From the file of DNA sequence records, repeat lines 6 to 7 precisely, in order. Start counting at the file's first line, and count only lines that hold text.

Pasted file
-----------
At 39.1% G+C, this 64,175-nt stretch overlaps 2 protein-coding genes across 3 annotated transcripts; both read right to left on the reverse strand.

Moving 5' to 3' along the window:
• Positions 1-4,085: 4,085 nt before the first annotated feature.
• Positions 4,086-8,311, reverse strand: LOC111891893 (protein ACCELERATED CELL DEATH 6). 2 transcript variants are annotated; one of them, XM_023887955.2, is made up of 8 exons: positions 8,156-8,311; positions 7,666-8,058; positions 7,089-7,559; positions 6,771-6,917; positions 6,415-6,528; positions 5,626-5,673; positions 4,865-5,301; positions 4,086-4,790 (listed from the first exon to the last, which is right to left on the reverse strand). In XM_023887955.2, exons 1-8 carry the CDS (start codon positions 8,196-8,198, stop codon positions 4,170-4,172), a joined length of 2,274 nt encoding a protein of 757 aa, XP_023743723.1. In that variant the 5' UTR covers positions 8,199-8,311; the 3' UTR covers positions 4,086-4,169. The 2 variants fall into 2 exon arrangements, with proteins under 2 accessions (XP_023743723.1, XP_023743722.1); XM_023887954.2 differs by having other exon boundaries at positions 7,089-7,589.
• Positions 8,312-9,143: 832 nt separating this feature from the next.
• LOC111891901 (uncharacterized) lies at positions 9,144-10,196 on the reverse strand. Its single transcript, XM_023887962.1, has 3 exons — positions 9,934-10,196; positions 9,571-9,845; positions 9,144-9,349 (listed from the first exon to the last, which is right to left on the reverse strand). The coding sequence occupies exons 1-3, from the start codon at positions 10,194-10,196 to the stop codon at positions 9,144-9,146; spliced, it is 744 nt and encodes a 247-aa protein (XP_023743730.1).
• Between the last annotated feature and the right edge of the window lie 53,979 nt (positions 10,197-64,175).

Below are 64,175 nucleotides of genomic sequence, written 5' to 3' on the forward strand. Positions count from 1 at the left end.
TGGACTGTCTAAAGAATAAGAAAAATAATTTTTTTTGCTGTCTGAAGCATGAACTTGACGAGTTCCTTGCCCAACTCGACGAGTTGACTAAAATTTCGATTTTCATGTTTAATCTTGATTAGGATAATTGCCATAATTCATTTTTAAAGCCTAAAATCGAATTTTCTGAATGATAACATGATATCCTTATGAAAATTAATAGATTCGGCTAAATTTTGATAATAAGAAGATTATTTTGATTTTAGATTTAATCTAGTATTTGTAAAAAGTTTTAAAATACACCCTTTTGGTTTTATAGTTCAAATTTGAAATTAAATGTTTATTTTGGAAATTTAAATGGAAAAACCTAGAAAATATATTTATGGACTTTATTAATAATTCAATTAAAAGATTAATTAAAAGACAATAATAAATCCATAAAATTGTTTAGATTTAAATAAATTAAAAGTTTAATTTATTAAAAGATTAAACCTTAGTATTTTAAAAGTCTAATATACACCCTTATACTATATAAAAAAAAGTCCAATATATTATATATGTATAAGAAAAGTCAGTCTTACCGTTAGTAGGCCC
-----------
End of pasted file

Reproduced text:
• LOC111891901 (uncharacterized) lies at positions 9,144-10,196 on the reverse strand. Its single transcript, XM_023887962.1, has 3 exons — positions 9,934-10,196; positions 9,571-9,845; positions 9,144-9,349 (listed from the first exon to the last, which is right to left on the reverse strand). The coding sequence occupies exons 1-3, from the start codon at positions 10,194-10,196 to the stop codon at positions 9,144-9,146; spliced, it is 744 nt and encodes a 247-aa protein (XP_023743730.1).
• Between the last annotated feature and the right edge of the window lie 53,979 nt (positions 10,197-64,175).